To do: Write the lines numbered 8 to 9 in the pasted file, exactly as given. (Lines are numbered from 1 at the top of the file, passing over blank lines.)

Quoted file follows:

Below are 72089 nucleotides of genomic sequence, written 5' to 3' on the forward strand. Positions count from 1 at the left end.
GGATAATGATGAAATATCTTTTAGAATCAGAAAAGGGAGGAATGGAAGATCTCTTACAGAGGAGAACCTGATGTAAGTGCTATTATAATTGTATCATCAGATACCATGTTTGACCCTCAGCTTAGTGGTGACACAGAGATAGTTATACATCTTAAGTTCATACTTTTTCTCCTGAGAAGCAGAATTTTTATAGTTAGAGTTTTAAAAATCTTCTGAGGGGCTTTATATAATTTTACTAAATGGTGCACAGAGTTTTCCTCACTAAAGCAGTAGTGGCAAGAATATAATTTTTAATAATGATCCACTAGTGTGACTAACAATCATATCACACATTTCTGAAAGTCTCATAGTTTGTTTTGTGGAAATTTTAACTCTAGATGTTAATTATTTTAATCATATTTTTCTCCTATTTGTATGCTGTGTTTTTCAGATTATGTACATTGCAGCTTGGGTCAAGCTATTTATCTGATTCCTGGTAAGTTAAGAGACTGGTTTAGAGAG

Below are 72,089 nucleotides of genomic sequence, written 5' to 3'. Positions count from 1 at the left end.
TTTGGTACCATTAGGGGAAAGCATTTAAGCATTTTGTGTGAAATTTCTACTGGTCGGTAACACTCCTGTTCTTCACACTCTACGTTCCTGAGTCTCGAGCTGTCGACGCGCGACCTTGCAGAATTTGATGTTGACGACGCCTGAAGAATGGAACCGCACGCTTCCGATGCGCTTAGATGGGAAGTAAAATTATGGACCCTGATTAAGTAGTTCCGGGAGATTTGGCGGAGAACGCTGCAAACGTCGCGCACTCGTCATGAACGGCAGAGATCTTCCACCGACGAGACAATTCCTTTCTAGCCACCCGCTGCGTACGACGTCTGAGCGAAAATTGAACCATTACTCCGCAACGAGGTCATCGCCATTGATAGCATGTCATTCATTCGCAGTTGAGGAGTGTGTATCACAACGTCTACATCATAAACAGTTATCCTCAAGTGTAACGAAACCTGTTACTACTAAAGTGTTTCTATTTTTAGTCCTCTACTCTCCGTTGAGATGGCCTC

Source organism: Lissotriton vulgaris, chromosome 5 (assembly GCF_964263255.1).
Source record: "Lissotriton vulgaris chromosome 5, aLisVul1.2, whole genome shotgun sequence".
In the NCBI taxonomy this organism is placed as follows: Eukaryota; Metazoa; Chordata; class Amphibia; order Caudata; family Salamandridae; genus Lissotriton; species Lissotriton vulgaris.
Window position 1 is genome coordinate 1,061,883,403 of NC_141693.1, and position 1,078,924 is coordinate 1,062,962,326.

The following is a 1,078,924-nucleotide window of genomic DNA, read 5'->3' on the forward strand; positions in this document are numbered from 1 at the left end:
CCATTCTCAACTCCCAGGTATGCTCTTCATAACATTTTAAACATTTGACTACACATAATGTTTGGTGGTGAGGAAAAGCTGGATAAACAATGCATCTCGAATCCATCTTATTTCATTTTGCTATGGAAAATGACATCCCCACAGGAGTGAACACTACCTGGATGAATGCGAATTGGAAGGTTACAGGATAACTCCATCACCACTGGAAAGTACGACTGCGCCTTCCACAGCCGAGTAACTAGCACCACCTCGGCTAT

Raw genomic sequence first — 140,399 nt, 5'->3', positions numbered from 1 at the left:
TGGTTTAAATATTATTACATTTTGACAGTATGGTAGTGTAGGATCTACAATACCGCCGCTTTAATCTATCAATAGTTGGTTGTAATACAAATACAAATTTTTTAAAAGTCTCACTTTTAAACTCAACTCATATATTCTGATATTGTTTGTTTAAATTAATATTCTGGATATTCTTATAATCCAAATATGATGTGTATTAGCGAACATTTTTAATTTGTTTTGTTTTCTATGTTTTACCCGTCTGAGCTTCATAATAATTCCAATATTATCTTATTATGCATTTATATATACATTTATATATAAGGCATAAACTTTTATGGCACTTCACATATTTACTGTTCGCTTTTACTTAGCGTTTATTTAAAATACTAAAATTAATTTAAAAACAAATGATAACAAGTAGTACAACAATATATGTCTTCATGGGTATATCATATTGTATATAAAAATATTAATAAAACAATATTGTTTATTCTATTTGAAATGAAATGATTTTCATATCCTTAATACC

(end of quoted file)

Window position 1 is genome coordinate 1,061,883,403 of NC_141693.1, and position 1,078,924 is coordinate 1,062,962,326.

The following is a 1,078,924-nucleotide window of genomic DNA, read 5'->3' on the forward strand; positions in this document are numbered from 1 at the left end: